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Chertoff Touted as New SEC Chairman

The Justice Department official is seen as a frontrunner, but he appears uninterested.

November 15, 2002|Walter Hamilton | Times Staff Writer

NEW YORK — Michael Chertoff, the head of the Justice Department's criminal division who has helped spearhead this year's corporate-fraud crackdown, emerged early Thursday as a leading candidate to become chairman of the Securities and Exchange Commission.

But by the end of the day his lead appeared to have faded, perhaps at his own request.

The Justice Department issued a statement indicating that Chertoff would prefer to stay where he is.

"Michael Chertoff is happy in the job he currently holds, and he looks forward to helping the president and the attorney general continue fighting the war against terrorism," said Bryan Sierra, a Justice Department spokesman. He declined to comment further.

The Bush administration is scrambling to replace Harvey L. Pitt, who announced his resignation as SEC chairman last week after a political uproar over his choice of William H. Webster to head the nation's new accounting-oversight board. Webster resigned Tuesday.

Early Thursday, rumors swirled that Chertoff would get the nod. The assistant U.S. attorney general, 48, has helped lead investigations into alleged fraud at Enron Corp. and WorldCom Inc., and directed the criminal case against accounting firm Arthur Andersen. As a former counsel to the Senate, he ran the probe of former President Clinton's Arkansas land dealings.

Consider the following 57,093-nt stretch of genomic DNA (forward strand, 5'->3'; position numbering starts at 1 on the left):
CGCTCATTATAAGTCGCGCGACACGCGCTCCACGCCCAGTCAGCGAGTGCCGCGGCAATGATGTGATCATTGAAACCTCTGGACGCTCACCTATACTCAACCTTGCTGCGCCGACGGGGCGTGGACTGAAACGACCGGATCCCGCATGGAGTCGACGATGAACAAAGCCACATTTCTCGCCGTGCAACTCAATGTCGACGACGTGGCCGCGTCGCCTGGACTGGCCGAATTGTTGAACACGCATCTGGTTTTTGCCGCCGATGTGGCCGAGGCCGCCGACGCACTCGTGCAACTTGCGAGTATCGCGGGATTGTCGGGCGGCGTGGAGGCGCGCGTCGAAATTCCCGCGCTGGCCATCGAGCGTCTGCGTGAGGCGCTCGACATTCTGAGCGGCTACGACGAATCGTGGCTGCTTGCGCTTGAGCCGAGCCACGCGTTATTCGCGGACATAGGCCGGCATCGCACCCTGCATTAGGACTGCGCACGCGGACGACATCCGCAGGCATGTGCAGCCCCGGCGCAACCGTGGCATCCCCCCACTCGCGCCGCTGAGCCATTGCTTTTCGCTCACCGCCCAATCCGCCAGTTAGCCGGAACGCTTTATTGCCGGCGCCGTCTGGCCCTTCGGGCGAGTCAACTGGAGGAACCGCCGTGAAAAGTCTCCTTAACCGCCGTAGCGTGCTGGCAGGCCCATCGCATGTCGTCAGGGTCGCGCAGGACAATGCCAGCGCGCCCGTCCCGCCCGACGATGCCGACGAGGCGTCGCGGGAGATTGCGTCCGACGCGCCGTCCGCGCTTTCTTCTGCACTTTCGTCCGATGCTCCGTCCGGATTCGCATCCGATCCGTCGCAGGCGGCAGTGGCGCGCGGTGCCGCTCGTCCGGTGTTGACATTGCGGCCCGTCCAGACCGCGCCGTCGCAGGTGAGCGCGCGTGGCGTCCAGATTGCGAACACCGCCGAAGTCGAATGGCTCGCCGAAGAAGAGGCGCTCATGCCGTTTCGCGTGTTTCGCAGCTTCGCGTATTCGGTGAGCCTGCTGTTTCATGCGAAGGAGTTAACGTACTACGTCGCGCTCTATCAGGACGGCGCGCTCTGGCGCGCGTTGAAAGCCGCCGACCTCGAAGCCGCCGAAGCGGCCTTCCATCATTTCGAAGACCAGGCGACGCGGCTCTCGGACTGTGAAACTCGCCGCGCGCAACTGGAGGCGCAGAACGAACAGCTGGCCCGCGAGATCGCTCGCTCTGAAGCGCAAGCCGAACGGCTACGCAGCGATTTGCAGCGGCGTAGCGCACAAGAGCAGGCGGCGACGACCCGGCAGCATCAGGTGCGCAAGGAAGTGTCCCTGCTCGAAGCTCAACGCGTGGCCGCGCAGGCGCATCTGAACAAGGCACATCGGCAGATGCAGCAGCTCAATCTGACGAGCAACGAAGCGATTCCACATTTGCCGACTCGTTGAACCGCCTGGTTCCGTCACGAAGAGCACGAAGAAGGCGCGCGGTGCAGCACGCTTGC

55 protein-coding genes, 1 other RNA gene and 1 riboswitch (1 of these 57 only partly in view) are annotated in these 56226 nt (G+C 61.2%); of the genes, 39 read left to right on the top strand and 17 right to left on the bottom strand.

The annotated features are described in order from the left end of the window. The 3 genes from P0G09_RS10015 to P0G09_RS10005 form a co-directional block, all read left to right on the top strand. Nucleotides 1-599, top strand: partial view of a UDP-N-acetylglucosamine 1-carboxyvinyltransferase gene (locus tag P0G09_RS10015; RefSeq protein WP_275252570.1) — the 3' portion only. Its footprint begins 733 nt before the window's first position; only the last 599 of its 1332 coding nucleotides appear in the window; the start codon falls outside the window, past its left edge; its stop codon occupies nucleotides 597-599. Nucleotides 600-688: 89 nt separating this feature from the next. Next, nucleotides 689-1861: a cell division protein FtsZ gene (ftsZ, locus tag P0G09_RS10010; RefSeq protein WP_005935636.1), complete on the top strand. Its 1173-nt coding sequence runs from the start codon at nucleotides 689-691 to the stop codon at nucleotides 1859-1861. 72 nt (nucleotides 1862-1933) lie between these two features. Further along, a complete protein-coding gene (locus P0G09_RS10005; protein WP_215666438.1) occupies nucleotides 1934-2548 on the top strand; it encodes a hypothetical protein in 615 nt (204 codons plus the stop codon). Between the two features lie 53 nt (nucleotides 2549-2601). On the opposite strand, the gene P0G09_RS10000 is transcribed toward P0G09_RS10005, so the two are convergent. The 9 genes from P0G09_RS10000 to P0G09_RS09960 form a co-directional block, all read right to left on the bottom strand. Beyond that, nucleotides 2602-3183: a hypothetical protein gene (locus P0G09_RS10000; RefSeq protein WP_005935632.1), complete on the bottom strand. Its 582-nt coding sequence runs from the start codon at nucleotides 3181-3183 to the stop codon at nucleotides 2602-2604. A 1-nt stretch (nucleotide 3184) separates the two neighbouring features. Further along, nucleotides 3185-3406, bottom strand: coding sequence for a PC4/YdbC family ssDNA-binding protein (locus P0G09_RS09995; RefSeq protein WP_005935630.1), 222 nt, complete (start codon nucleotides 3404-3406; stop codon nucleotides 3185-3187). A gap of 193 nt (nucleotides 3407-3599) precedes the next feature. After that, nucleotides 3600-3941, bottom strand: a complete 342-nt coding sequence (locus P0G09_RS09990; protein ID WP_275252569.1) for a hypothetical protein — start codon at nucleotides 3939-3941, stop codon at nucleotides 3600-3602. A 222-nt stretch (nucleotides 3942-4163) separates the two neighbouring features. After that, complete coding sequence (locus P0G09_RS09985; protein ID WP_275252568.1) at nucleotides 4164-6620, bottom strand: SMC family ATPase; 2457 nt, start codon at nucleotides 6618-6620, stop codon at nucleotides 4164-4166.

He also has played a major role in the pursuit of terrorism suspects.

Chertoff's name has been mentioned prominently as a potential SEC choice in part because his law-and-order background and perceived lack of ethical conflicts would help to smooth a Senate confirmation.

He is a respected prosecutor who would help restore credibility at the SEC, which has been riven by the repeated controversies that dogged Pitt, legal experts said.

"He's a person of impeccable credentials and reputation," said Jonathan Macey, a Cornell University law professor.

Chertoff also has strong political skills, honed in part through his close work with the administration on terrorism and corporate crime, said Paul Fishman, who worked with Chertoff as a prosecutor in New Jersey.

"He's had a fair bit of experience dealing with politics," Fishman said. "He knows more than a little bit about the way the Hill works."

However, Chertoff's aggressive record as a prosecutor, and his lack of experience in regulatory matters, could provoke opposition, some said.

The prosecution of Andersen, which resulted in an obstruction-of-justice conviction stemming from the firm's work for Enron, effectively put Andersen out of business. Some critics said the punishment didn't fit the crime.

A Chertoff nomination could strike fear in the accounting industry, said John Coffee, a Columbia University law professor. "Chertoff is their real nemesis," Coffee said. "I suspect his appointment would send shudders across the accounting profession."

Also, Chertoff lacks a background in regulatory and technical financial issues, which some say are highly desirable in an SEC chief, given the markets' complexity.

Other names mentioned in recent days as Pitt successors include Mary Schapiro, vice chairwoman of NASD, the securities industry's self-regulatory group; former federal judge Stanley Sporkin; and Richard Breeden, a former SEC chairman.

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